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Posts Tagged ‘TEAMS in the workplace’

HBR’s 10 Must Reads 2017 presents a selection of the year’s most definitive management articles by some of the world’s forefront business thought leaders. Each article was hand-selected by Harvard Business Review editors to present a critical theme that is relevant to the modern business world. These articles collectively represent the best practices, ideas, and insights of the past year, and they aim to educate business leaders on collaborative overload, the necessity of managing algorithms, design thinking, negotiating across cultures, finding career success in a world of automation, and much more.

HBR’s 10 Must Reads 2017 presents 11 of the most cutting-edge, influential articles published in Harvard Business Review in the past year. Key concepts from these pieces include:

  • The negative effects of constant collaboration. Collaborative work has increased dramatically, and while there are clear benefits to this level of teamwork, too much collaboration can have its downsides. Employees who engage in an overabundance of collaborative activities can cause workflow bottlenecks and eventually burn out.
  • The importance of human oversight when using algorithms. Managers who make business predictions often rely on algorithms to identify subtle patterns, but computer algorithms have their limitations. Algorithms are most effective when managers are explicit about their goals and concerns, minimize myopia, and choose the right inputs.
  • The intricacies of doing business abroad. When managers from different parts of the world negotiate, they often misread signals and reach inaccurate conclusions. Managers can overcome these issues by building trust, paying attention to subtle messages, and understanding how to express their emotions.
  • The necessity of evolving the role of the Chief Human Resource Officer (CHRO). CHROs should be empowered to think strategically about their workforce talent to provide competitive advantages for their organizations.
  • The need for knowledge workers to think about work beyond automation. In the future, some workplace roles may be made obsolete by machines, but to continue to find new roles employees must proactively work with technology rather than against it.

To learn more, please visit www.bizsum.comHBR's 10 Must Reads 2017

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The Serving LeaderThe Serving Leader by Kenneth R. Jennings and John Stahl-Wert showcases the powerful yet paradoxical method of achieving greatness by serving others. They intertwine tales of an estranged son and his dying father within the lessons to provide insight into the five actions anyone can take to transform his or her organization or community. Serving Leadership has power and value in many different types of environments, including industries, nonprofits, schools, homes, and churches. The best Serving Leaders turn everything the world knows about traditional leadership upside down and achieve amazing results by doing so.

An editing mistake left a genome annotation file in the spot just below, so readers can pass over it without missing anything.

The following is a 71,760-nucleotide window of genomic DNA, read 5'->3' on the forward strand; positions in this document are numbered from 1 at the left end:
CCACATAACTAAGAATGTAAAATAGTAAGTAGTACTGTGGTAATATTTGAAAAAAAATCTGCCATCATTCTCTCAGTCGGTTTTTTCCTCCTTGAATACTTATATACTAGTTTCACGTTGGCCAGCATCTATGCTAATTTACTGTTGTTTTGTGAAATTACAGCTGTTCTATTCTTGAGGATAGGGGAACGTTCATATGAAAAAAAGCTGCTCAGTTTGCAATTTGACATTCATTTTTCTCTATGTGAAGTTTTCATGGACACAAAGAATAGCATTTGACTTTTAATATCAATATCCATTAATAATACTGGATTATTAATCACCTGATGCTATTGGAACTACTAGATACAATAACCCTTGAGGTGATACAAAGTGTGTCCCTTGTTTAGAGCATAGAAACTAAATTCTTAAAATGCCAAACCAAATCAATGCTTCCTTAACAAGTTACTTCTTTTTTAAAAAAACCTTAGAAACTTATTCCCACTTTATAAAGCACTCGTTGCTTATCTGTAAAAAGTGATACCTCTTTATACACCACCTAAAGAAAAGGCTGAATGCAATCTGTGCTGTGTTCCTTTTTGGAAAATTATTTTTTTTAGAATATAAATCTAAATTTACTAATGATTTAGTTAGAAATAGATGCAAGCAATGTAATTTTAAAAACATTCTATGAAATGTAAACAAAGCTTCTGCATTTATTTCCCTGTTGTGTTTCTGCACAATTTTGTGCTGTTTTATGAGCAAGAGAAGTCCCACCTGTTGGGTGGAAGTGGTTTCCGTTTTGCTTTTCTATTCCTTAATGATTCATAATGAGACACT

Serving Leaders must follow five specific and powerful actions if they want to totally transform their businesses, communities, or teams. While these five actions seem paradoxical, they have been proven to yield extraordinary outcomes:

  1. Run to great purpose. Every person, team, organization, or community needs a purpose to help fuel their work. Serving Leaders are people in pursuit of a great purpose. They articulate this purpose in a way that is so compelling that people are willing to run toward it. The leaders set the pace, and this spirit gets transferred to the people they serve.
  2. Upend the pyramid. In a traditional leadership environment, the leader is at the top of the pyramid looking down on all his or her workers, team members, and community citizens. But in a Serving Leadership environment, the pyramid is flipped upside down. In this scenario, the leaders put other people first. They give credit to others before themselves. In doing this, the people they build up will do the same for those they work with. The cycle continues.
  3. Raise the bar. While on the surface Serving Leadership seems soft, it is the opposite. In Serving Leadership environments, standards are very high. No one can join the team unless they meet very rigid criteria. Once they are there, high expectations for performance are placed on them. Mistakes may happen and can be forgiven, but training and corrections are immediately put into place. Those who cannot perform even after extensive coaching are let go.
  4. Blaze the trail. There are often very tough barriers for people to get through on the road to success. Serving Leaders move those barriers and eliminate obstacles to make success easier for those they are leading.
  5. Build on strength. While it may be common for people to think they need to work on their weaknesses, in a Serving Leadership environment, people focus on their strengths. They know their weaknesses but instead of trying to fix them, they find other people who are strong in that area and bring them onto the team.

To learn more, please visit www.bizsum.com

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